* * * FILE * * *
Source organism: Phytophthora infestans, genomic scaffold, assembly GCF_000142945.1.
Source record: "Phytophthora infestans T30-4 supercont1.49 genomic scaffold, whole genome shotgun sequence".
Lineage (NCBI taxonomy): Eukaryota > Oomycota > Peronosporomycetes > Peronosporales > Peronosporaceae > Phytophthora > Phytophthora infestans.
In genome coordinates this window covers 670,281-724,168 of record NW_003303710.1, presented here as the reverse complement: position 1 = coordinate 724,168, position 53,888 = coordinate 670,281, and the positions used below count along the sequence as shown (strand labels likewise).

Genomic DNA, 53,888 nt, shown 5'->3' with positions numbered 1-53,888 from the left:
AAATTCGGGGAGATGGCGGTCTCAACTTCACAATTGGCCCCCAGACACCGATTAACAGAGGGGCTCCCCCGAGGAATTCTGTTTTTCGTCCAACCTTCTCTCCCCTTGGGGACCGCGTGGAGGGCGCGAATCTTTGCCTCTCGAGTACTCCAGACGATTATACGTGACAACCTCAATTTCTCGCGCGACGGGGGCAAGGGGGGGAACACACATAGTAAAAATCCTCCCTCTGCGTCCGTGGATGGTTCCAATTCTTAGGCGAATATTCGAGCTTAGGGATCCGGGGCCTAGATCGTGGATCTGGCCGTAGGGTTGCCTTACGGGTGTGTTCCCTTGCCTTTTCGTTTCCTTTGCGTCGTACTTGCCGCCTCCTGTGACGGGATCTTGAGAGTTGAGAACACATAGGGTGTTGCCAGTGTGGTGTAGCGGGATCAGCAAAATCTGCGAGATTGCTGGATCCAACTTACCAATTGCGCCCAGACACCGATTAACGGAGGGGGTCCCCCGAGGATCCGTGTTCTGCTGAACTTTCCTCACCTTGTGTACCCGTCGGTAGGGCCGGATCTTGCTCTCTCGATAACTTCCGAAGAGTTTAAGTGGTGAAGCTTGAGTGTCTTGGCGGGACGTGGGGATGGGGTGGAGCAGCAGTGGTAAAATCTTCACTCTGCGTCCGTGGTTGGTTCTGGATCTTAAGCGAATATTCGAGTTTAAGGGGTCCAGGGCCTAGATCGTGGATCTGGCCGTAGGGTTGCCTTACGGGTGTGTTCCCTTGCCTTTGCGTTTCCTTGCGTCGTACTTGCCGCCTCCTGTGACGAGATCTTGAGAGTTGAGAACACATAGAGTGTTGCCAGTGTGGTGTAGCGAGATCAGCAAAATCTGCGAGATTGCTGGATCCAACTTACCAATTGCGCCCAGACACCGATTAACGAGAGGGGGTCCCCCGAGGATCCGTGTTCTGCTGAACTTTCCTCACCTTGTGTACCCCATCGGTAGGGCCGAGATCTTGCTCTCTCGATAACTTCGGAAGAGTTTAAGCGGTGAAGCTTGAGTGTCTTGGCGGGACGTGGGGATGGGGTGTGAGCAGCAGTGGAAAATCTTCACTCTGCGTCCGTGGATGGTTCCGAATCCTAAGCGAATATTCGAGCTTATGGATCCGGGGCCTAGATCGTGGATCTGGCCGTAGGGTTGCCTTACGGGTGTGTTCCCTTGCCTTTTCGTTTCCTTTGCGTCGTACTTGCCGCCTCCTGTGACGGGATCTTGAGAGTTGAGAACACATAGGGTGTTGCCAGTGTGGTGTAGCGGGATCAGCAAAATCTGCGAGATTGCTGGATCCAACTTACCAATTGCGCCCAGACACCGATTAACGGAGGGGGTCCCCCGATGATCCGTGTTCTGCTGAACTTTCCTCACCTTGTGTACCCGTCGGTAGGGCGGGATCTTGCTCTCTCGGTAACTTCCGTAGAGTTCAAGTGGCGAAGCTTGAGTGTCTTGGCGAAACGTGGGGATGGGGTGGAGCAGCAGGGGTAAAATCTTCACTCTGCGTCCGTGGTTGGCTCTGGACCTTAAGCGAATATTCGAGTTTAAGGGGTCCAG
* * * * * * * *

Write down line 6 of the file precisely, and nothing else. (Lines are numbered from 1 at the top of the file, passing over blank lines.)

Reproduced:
AAATTCGGGGAGATGGCGGTCTCAACTTCACAATTGGCCCCCAGACACCGATTAACAGAGGGGCTCCCCCGAGGAATTCTGTTTTTCGTCCAACCTTCTCTCCCCTTGGGGACCGCGTGGAGGGCGCGAATCTTTGCCTCTCGAGTACTCCAGACGATTATACGTGACAACCTCAATTTCTCGCGCGACGGGGGCAAGGGGGGGAACACACATAGTAAAAATCCTCCCTCTGCGTCCGTGGATGGTTCCAATTCTTAGGCGAATATTCGAGCTTAGGGATCCGGGGCCTAGATCGTGGATCTGGCCGTAGGGTTGCCTTACGGGTGTGTTCCCTTGCCTTTTCGTTTCCTTTGCGTCGTACTTGCCGCCTCCTGTGACGGGATCTTGAGAGTTGAGAACACATAGGGTGTTGCCAGTGTGGTGTAGCGGGATCAGCAAAATCTGCGAGATTGCTGGATCCAACTTACCAATTGCGCCCAGACACCGATTAACGGAGGGGGTCCCCCGAGGATCCGTGTTCTGCTGAACTTTCCTCACCTTGTGTACCCGTCGGTAGGGCCGGATCTTGCTCTCTCGATAACTTCCGAAGAGTTTAAGTGGTGAAGCTTGAGTGTCTTGGCGGGACGTGGGGATGGGGTGGAGCAGCAGTGGTAAAATCTTCACTCTGCGTCCGTGGTTGGTTCTGGATCTTAAGCGAATATTCGAGTTTAAGGGGTCCAGGGCCTAGATCGTGGATCTGGCCGTAGGGTTGCCTTACGGGTGTGTTCCCTTGCCTTTGCGTTTCCTTGCGTCGTACTTGCCGCCTCCTGTGACGAGATCTTGAGAGTTGAGAACACATAGAGTGTTGCCAGTGTGGTGTAGCGAGATCAGCAAAATCTGCGAGATTGCTGGATCCAACTTACCAATTGCGCCCAGACACCGATTAACGAGAGGGGGTCCCCCGAGGATCCGTGTTCTGCTGAACTTTCCTCACCTTGTGTACCCCATCGGTAGGGCCGAGATCTTGCTCTCTCGATAACTTCGGAAGAGTTTAAGCGGTGAAGCTTGAGTGTCTTGGCGGGACGTGGGGATGGGGTGTGAGCAGCAGTGGAAAATCTTCACTCTGCGTCCGTGGATGGTTCCGAATCCTAAGCGAATATTCGAGCTTATGGATCCGGGGCCTAGATCGTGGATCTGGCCGTAGGGTTGCCTTACGGGTGTGTTCCCTTGCCTTTTCGTTTCCTTTGCGTCGTACTTGCCGCCTCCTGTGACGGGATCTTGAGAGTTGAGAACACATAGGGTGTTGCCAGTGTGGTGTAGCGGGATCAGCAAAATCTGCGAGATTGCTGGATCCAACTTACCAATTGCGCCCAGACACCGATTAACGGAGGGGGTCCCCCGATGATCCGTGTTCTGCTGAACTTTCCTCACCTTGTGTACCCGTCGGTAGGGCGGGATCTTGCTCTCTCGGTAACTTCCGTAGAGTTCAAGTGGCGAAGCTTGAGTGTCTTGGCGAAACGTGGGGATGGGGTGGAGCAGCAGGGGTAAAATCTTCACTCTGCGTCCGTGGTTGGCTCTGGACCTTAAGCGAATATTCGAGTTTAAGGGGTCCAG